HENRY HOLMSTROM

 

 

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Henry Holmstrom (1900 - 1981)

Henry Holmstrom was born in Nybro, Sweden, on October 28th, 1900. His parents emigrated from Sweden soon after his birth, leaving him to live with his grandmother until he was fifteen. The reunited family lived first in Chicago, then moved to Lake City, Minnesota, and finally settled in Waseca, Minnesota.

Although Holmstrom's father expected him to become a shoemaker, Holmstrom decided to become an artist. He worked as a janitor, ate only oatmeal, and ground his own pigments in order to support himself while he studied at the Minnesota School of Art from 1924 to 1927. The Palette Scholarship and additional grants enabled him to finish the three-year course where he studied under Minnesota painters Cameron Booth and Anthony Angarola. He later studied at the Art Institute of Chicago, moving back to Minneapolis in the 1930s to share a Franklin Avenue studio with brothers Elof Wedin and Peter Wedin.

Holmstrom began to show his work in local exhibitions as early as 1927. In that year he won second prize for his painting "Peasant Dance" at the "Thirteenth Annual Exhibition of Minneapolis and St. Paul Artists" at the Minneapolis Institute of Arts. He showed canvases in eight subsequent local artists' exhibitions between 1928 and 1942, winning awards in five of them. Holmstrom also exhibited paintings at the State Fair exhibitions and in 1928 had a one-man show of his landscapes at Mabel Ulrich's Bookstore (this shop doubled as one of the few private galleries in Minneapolis until 1930).

During the early 1930s, Holmstrom directed the Municipal Sketch Club which operated under the Minneapolis Park Board, and he belonged to the Brush and Pen Art Colony, while also teaching privately from his studio. Under the Federal Art Project of the Works Project Administration (WPA), Holmstrom designed and executed a mural for the Marshall, Minnesota post office and assisted David Granahan with murals in the Hopkins and Rochester post offices. Two of his paintings were shown in the exhibition "Painting and Sculpture for Federal Buildings" at the Corcoran Gallery of Art in Washington, D.C. in 1936.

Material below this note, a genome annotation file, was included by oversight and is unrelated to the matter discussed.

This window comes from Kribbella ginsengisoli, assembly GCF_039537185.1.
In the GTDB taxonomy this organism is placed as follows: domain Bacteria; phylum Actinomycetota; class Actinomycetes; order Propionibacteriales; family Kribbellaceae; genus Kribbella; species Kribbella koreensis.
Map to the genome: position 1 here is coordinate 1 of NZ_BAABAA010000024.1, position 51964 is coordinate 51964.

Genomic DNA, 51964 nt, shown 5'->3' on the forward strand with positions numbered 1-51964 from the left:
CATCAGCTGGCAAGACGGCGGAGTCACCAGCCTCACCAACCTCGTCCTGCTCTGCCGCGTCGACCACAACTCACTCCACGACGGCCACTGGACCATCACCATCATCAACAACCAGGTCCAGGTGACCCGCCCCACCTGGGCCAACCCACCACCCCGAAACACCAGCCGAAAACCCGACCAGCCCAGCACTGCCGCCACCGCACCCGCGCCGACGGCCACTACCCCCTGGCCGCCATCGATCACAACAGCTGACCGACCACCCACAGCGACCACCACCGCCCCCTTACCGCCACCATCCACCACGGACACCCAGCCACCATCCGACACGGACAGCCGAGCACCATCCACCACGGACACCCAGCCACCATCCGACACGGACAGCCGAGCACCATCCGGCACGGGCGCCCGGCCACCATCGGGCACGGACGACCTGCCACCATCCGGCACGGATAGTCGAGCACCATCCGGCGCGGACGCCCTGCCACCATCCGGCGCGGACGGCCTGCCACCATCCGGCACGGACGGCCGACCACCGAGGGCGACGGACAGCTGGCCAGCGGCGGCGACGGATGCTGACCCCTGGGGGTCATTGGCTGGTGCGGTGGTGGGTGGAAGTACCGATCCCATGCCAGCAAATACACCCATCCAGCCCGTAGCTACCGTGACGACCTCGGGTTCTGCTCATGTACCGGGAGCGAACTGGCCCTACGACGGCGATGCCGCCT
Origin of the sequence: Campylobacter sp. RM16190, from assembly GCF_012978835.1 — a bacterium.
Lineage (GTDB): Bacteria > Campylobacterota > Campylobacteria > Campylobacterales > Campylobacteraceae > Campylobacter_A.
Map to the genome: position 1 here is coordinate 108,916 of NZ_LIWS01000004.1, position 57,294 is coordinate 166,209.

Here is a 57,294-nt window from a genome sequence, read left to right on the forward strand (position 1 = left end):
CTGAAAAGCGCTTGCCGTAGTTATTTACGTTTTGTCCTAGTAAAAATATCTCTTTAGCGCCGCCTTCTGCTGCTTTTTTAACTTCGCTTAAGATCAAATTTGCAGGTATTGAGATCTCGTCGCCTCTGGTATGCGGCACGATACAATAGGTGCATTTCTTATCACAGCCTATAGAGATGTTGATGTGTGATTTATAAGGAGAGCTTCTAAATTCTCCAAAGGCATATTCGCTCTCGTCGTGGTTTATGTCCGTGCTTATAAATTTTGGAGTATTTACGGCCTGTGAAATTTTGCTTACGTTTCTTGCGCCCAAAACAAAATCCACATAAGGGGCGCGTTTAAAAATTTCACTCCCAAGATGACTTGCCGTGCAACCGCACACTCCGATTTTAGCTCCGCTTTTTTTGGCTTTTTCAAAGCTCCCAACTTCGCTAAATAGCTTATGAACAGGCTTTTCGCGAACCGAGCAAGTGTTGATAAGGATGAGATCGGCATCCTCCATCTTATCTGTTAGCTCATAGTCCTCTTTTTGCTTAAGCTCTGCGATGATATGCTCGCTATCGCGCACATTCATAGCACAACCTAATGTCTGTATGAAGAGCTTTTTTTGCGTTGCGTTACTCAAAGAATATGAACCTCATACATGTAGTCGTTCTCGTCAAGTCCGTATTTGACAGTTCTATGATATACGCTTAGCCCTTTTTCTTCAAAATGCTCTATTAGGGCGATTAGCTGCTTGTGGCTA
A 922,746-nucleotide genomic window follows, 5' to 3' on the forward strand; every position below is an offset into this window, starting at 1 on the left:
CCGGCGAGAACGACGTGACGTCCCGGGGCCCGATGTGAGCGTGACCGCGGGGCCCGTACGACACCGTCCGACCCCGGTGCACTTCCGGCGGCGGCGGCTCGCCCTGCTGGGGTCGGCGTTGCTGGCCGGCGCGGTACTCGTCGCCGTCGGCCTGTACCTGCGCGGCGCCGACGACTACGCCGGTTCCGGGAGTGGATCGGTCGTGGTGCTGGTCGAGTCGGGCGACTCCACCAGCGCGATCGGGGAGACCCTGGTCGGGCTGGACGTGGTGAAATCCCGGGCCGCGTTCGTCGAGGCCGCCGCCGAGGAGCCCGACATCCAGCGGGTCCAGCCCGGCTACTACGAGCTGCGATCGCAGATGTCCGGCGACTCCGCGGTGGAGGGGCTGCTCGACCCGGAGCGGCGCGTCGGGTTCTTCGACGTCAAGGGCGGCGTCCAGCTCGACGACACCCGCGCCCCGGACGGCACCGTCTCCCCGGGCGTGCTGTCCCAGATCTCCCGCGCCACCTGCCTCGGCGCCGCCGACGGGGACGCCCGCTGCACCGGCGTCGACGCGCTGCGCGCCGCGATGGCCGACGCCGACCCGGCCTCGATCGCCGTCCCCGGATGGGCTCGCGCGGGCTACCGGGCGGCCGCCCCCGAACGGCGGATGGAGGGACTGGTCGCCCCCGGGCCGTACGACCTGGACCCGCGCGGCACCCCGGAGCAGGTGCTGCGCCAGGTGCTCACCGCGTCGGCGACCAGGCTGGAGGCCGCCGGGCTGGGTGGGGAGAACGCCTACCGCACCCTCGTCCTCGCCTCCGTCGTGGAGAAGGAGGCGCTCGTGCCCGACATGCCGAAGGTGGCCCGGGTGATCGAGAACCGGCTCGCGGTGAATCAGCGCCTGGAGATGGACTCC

According to the book, "Swedes in the Twin Cities:  Immigrant Life and Minnesota's Urban Frontier," Holmstrom and other Swedish-American painters, including Elof Wedin, Dewey Albinson, and B.J.O. Nordfeldt, often painted together during the depression.

Holmstrom moved to San Francisco in the early 1940s and worked in the ship industry, but returned to Minneapolis in 1944. He continued to paint, exhibit, and teach throughout the rest of his life. Shortly before his death in June 1981, the American Swedish Institute in Minneapolis held an exhibition of his work featuring 46 of his paintings dating from 1929 through 1978.

Holstrom's work is represented in collections of the Corcoran Gallery of Art, The Minneapolis Institute of Arts, the Minnesota Historical Society, and the American Swedish Institute in Minneapolis.